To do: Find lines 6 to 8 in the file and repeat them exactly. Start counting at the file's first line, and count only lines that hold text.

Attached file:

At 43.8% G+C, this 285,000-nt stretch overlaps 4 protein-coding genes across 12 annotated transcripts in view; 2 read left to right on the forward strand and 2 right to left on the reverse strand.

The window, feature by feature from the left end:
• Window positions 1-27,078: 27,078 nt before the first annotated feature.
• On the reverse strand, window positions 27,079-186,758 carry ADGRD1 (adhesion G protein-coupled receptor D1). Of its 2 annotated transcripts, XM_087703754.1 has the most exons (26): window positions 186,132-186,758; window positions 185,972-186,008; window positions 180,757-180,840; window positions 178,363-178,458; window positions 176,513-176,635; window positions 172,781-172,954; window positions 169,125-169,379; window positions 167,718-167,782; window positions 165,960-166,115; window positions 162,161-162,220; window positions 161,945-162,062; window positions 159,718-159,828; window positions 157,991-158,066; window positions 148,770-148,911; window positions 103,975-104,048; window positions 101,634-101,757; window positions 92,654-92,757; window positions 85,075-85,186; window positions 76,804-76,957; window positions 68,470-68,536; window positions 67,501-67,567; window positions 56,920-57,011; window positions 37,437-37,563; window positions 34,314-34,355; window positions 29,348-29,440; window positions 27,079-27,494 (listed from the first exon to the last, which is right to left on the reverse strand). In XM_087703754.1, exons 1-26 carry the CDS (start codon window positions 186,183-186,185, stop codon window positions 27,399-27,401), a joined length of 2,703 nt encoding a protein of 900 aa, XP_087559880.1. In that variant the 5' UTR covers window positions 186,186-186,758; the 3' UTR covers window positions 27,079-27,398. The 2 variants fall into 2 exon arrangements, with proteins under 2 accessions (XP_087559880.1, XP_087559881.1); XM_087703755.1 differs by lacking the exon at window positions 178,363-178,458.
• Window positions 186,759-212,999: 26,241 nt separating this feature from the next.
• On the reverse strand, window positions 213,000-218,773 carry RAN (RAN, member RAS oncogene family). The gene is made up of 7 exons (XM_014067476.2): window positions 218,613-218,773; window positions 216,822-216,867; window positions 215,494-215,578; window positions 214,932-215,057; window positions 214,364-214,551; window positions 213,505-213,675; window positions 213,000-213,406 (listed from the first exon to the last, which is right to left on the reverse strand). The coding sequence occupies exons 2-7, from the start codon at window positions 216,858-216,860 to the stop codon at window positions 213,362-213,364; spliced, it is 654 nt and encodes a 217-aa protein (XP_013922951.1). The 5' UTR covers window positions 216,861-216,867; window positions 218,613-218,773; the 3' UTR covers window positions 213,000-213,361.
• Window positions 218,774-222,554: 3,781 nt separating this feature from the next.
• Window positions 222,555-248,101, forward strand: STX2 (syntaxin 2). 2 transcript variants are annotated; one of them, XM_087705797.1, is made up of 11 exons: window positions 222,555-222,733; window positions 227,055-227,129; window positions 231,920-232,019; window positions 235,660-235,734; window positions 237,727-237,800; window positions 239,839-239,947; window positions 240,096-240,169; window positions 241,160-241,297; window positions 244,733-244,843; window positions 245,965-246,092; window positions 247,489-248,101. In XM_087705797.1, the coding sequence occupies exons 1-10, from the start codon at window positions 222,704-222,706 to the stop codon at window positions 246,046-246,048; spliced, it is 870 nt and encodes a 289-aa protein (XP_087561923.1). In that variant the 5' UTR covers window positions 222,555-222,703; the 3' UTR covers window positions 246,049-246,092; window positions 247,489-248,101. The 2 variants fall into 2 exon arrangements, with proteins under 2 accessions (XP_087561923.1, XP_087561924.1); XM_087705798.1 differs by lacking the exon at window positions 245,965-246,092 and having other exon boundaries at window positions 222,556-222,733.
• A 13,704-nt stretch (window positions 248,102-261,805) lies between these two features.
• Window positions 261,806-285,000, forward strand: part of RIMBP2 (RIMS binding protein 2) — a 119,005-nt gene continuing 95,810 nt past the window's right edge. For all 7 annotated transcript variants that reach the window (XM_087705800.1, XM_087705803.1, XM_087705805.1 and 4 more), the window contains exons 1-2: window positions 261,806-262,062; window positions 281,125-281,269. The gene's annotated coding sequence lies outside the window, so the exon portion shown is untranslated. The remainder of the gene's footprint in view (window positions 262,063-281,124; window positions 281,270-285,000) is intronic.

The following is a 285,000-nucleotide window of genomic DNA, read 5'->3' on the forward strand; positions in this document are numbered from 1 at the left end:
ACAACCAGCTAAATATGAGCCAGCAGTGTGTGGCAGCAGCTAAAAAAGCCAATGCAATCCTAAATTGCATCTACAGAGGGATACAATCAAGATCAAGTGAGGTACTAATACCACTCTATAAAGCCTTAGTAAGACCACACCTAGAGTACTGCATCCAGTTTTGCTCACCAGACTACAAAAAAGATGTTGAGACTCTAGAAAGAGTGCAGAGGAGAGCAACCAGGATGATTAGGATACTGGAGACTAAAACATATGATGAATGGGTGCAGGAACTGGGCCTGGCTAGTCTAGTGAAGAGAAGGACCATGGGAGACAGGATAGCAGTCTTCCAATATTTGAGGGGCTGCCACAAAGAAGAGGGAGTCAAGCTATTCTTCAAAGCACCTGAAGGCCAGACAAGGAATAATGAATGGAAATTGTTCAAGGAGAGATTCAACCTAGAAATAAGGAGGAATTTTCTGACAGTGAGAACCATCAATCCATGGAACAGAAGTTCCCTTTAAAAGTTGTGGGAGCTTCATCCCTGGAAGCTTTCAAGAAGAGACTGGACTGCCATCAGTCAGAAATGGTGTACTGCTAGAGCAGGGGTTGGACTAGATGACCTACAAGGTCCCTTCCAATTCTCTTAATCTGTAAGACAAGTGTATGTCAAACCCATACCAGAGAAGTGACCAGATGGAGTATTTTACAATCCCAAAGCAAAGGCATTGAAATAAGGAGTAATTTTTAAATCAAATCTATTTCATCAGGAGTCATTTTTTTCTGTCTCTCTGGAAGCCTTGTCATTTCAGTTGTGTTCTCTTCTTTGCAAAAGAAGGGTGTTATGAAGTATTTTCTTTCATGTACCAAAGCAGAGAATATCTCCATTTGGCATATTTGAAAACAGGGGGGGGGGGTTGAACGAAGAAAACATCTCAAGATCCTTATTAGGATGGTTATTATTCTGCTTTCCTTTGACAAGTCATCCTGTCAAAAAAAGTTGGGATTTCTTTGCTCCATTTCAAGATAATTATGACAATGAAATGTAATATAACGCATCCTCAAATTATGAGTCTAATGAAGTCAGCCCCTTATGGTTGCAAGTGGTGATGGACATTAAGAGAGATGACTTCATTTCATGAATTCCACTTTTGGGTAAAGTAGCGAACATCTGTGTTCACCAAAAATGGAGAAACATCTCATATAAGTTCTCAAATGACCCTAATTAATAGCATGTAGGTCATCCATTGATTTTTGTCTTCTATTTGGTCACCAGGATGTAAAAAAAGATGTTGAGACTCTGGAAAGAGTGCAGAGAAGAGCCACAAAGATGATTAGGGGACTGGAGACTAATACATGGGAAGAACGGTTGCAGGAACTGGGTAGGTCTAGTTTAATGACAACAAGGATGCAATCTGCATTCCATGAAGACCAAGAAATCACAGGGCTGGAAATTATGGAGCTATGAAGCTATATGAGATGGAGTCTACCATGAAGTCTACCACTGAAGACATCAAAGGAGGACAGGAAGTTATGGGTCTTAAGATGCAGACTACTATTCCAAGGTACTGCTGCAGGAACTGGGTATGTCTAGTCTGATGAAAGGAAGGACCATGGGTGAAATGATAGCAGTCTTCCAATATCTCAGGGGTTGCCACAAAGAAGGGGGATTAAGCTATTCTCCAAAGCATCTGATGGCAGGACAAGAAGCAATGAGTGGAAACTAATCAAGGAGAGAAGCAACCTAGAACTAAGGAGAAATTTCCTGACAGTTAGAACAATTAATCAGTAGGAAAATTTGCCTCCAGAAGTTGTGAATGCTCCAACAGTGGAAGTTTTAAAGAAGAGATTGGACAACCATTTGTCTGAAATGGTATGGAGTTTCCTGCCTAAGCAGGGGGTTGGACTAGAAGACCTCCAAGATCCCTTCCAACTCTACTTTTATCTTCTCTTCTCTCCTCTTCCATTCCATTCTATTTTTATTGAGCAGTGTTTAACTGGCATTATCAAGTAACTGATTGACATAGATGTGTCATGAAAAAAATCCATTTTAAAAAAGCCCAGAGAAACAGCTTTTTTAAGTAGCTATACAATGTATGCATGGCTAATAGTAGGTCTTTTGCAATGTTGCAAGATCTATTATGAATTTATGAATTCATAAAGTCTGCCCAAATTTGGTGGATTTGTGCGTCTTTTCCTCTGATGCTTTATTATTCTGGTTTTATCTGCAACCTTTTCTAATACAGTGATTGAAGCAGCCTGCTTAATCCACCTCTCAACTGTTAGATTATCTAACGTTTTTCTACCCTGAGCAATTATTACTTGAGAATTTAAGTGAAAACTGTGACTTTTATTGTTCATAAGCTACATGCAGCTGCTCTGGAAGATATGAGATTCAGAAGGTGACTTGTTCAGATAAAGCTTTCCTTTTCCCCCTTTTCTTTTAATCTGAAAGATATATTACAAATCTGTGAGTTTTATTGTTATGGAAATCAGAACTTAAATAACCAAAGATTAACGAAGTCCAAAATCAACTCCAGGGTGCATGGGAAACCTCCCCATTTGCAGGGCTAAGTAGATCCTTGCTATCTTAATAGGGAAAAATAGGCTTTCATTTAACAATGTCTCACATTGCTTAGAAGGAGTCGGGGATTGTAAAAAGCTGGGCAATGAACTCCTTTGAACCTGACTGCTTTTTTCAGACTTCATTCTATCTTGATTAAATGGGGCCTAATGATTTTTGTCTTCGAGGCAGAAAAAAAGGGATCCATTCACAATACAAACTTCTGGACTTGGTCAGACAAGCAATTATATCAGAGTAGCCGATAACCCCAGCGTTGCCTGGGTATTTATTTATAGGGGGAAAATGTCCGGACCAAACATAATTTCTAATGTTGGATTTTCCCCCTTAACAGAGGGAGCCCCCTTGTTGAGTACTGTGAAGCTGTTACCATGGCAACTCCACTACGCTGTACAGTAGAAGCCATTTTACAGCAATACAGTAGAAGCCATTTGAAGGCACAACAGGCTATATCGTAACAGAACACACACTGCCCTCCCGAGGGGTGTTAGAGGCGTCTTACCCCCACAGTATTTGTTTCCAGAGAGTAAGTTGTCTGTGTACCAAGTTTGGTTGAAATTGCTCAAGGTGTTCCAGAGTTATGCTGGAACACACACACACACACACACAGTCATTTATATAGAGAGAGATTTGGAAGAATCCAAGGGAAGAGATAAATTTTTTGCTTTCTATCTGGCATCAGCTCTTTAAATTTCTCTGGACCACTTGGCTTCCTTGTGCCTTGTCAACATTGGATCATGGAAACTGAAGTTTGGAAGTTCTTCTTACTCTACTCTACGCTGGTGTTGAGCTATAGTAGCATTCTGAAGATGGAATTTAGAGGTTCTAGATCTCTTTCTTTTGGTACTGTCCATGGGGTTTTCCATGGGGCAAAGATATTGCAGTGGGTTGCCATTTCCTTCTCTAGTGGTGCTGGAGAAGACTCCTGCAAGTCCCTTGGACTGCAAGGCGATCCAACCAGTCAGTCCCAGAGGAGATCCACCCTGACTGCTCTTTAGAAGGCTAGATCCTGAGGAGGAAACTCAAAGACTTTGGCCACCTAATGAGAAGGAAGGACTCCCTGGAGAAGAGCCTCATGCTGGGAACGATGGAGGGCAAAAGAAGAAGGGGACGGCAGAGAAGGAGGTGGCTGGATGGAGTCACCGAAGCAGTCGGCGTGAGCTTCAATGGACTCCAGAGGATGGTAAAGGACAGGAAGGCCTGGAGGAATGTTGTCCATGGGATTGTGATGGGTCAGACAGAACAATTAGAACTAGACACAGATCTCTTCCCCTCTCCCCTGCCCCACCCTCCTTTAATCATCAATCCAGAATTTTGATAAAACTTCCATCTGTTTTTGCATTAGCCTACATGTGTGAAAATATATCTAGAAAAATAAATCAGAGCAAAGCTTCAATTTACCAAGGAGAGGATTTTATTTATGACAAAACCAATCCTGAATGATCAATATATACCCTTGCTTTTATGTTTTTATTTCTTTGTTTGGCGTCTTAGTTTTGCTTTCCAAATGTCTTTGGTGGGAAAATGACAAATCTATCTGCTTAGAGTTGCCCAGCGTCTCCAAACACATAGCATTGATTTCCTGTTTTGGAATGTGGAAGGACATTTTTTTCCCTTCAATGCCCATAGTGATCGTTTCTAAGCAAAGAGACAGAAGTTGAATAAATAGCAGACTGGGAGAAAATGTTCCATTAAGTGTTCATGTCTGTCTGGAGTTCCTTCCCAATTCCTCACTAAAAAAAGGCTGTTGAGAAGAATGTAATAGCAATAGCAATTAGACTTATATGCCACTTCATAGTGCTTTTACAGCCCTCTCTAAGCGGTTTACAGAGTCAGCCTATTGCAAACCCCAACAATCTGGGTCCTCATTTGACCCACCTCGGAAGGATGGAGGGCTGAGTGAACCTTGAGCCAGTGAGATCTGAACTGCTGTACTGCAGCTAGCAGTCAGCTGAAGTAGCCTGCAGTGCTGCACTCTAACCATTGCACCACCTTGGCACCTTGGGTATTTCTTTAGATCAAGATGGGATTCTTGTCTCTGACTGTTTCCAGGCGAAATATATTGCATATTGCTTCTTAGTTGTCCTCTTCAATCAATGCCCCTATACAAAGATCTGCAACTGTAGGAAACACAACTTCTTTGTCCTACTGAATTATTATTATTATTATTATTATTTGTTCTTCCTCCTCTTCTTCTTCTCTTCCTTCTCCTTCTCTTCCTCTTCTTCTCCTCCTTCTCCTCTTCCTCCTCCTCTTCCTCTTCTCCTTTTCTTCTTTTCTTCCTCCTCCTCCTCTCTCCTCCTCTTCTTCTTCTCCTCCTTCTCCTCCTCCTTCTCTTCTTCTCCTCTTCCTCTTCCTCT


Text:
• On the reverse strand, window positions 213,000-218,773 carry RAN (RAN, member RAS oncogene family). The gene is made up of 7 exons (XM_014067476.2): window positions 218,613-218,773; window positions 216,822-216,867; window positions 215,494-215,578; window positions 214,932-215,057; window positions 214,364-214,551; window positions 213,505-213,675; window positions 213,000-213,406 (listed from the first exon to the last, which is right to left on the reverse strand). The coding sequence occupies exons 2-7, from the start codon at window positions 216,858-216,860 to the stop codon at window positions 213,362-213,364; spliced, it is 654 nt and encodes a 217-aa protein (XP_013922951.1). The 5' UTR covers window positions 216,861-216,867; window positions 218,613-218,773; the 3' UTR covers window positions 213,000-213,361.
• Window positions 218,774-222,554: 3,781 nt separating this feature from the next.
• Window positions 222,555-248,101, forward strand: STX2 (syntaxin 2). 2 transcript variants are annotated; one of them, XM_087705797.1, is made up of 11 exons: window positions 222,555-222,733; window positions 227,055-227,129; window positions 231,920-232,019; window positions 235,660-235,734; window positions 237,727-237,800; window positions 239,839-239,947; window positions 240,096-240,169; window positions 241,160-241,297; window positions 244,733-244,843; window positions 245,965-246,092; window positions 247,489-248,101. In XM_087705797.1, the coding sequence occupies exons 1-10, from the start codon at window positions 222,704-222,706 to the stop codon at window positions 246,046-246,048; spliced, it is 870 nt and encodes a 289-aa protein (XP_087561923.1). In that variant the 5' UTR covers window positions 222,555-222,703; the 3' UTR covers window positions 246,049-246,092; window positions 247,489-248,101. The 2 variants fall into 2 exon arrangements, with proteins under 2 accessions (XP_087561923.1, XP_087561924.1); XM_087705798.1 differs by lacking the exon at window positions 245,965-246,092 and having other exon boundaries at window positions 222,556-222,733.